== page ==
Story & photo Eve Jeffery
One might expect that blow-ins to town might find it hard to find accommodation but there is a growing trend toward locals not being able to find housing in what they feel is a landlord push for bigger dollars in the tourist trade. If Jodie Molloy from Evolution Concierge, Ra Dane, a born-and-bred local from Brookfarm, and Ben Ormonde, a personal transformation coach and master builder, can’t find a home, then who can?
Jodie Molloy says that she has been looking for three months and that everything is just over-priced. She says that landlords are trying to let permanent rental properties at holiday rental prices. She once had a landlord offer to rent her a dingy garage for $350pw.
‘I have had realtors’ receptionist advising me that I’m ineligible to complete a rental application form as I haven’t got a rental history,’ she says. ‘This should of course put me to the top of the list.
‘A private landlord advertised a price and then when he met me, he put the price up because I have my own business. A landlord offered a price verbally but at the 11th hour decided to holiday-let for summer. That left me in the lurch with almost three weeks to find a new home during spring school holidays. One landlord offered to extend my lease by four months but increased the rent by $350 per week for a property that was almost unfit for human habitation.’
Ben Ormonde is a new resident of Byron. ‘When I arrived in April this year, there was an abundance of properties in The Echo’, he says. ‘I found a great share-home within two days of arriving. I took out a six-month lease on the understanding that there would be an option to extend.’ Ben says the option to extend the lease never came as the rooms will now be let to higher-paying holiday tenants. ‘The owner had problems filling the rooms over winter, so lost a considerable amount of money. I can’t say I blame her for changing her mind and cashing in on the holiday market to recoup some of the losses. Finding a property in November has proven to be more elusive, even for a professional with a long-term good renting record and perfect credit rating.’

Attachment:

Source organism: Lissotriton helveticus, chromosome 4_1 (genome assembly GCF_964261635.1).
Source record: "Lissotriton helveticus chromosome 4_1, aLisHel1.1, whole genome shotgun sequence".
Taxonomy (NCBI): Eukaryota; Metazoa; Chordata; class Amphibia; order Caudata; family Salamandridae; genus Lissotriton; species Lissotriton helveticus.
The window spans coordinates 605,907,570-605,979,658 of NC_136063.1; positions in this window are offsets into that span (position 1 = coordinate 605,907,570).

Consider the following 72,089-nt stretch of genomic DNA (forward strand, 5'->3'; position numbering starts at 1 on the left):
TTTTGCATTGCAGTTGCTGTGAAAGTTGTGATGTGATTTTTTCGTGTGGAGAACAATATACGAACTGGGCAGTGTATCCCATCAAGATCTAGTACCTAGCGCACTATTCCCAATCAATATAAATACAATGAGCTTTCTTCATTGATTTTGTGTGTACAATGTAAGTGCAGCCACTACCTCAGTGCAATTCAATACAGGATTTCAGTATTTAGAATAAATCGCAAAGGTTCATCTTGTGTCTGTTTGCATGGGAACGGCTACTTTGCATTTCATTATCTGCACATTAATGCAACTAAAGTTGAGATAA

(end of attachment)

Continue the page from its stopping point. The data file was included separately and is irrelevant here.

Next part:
In a town that pretty much runs on the tourist trade, it is the locals who make the wheels turn, pour the beers and brew the coffee. Businessman and owner of the Byron Beach Café Ben Kirkwood says that one of the biggest hurdles he has in attracting good local staff or recruiting outside the area is the problem of a lack of affordable long term rentals in Byron Bay or its surrounds.
‘Many of our staff, especially juniors, live in Mullum, Bangalow or Ocean Shores,’ he says. ‘With very limited public transport options, especially on weekends or evenings, this is a huge problem. We have often had chefs in temporary accommodation for 6–12 months while trying to find a permanent rental close to town.’
Has to move
Ra Dane is born and bred – you really can’t get much more local than he is. Ra has been the head of a share house but has less than a week to find new digs.
He also feels partly responsible to the housemates he has been sharing with. ‘I have been in my current home for two and half years and for some reason the landlord is just not extending the lease. We’ve done nothing wrong.’
Ra and his roomies were given barely a month to move and the only reason was that the lease had ended. He hopes to find a new house where he can move in with his current ‘family’ but suspects he will have to go it alone. ‘After over two years as a good tenant I thought I would be given the opportunity to extend the lease’.
[image] Kicked to the kerb, Byron residents Ben, Jody and Ra will soon find themselves on the street after a fruitless search for housing in the Bay.